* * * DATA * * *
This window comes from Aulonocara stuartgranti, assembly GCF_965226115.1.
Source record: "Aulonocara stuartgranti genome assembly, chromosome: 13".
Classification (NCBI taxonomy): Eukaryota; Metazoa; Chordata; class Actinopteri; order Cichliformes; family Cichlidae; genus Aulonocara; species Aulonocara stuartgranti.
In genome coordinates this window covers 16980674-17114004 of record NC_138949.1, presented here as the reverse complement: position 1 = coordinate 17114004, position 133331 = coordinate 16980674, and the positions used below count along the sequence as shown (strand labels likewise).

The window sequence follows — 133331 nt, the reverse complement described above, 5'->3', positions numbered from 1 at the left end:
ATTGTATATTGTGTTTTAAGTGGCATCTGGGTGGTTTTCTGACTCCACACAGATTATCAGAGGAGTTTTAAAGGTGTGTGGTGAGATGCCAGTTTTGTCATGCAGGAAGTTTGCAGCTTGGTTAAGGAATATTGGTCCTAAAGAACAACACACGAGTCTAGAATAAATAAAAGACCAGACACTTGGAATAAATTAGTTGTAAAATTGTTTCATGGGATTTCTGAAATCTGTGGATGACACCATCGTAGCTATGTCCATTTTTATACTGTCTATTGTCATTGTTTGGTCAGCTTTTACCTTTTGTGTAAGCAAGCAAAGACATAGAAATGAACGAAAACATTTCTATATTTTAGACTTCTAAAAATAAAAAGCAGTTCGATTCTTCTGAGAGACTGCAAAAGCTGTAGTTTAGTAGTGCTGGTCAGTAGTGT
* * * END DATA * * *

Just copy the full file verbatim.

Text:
This window comes from Aulonocara stuartgranti, assembly GCF_965226115.1.
Source record: "Aulonocara stuartgranti genome assembly, chromosome: 13".
Classification (NCBI taxonomy): Eukaryota; Metazoa; Chordata; class Actinopteri; order Cichliformes; family Cichlidae; genus Aulonocara; species Aulonocara stuartgranti.
In genome coordinates this window covers 16980674-17114004 of record NC_138949.1, presented here as the reverse complement: position 1 = coordinate 17114004, position 133331 = coordinate 16980674, and the positions used below count along the sequence as shown (strand labels likewise).

The window sequence follows — 133331 nt, the reverse complement described above, 5'->3', positions numbered from 1 at the left end:
ATTGTATATTGTGTTTTAAGTGGCATCTGGGTGGTTTTCTGACTCCACACAGATTATCAGAGGAGTTTTAAAGGTGTGTGGTGAGATGCCAGTTTTGTCATGCAGGAAGTTTGCAGCTTGGTTAAGGAATATTGGTCCTAAAGAACAACACACGAGTCTAGAATAAATAAAAGACCAGACACTTGGAATAAATTAGTTGTAAAATTGTTTCATGGGATTTCTGAAATCTGTGGATGACACCATCGTAGCTATGTCCATTTTTATACTGTCTATTGTCATTGTTTGGTCAGCTTTTACCTTTTGTGTAAGCAAGCAAAGACATAGAAATGAACGAAAACATTTCTATATTTTAGACTTCTAAAAATAAAAAGCAGTTCGATTCTTCTGAGAGACTGCAAAAGCTGTAGTTTAGTAGTGCTGGTCAGTAGTGT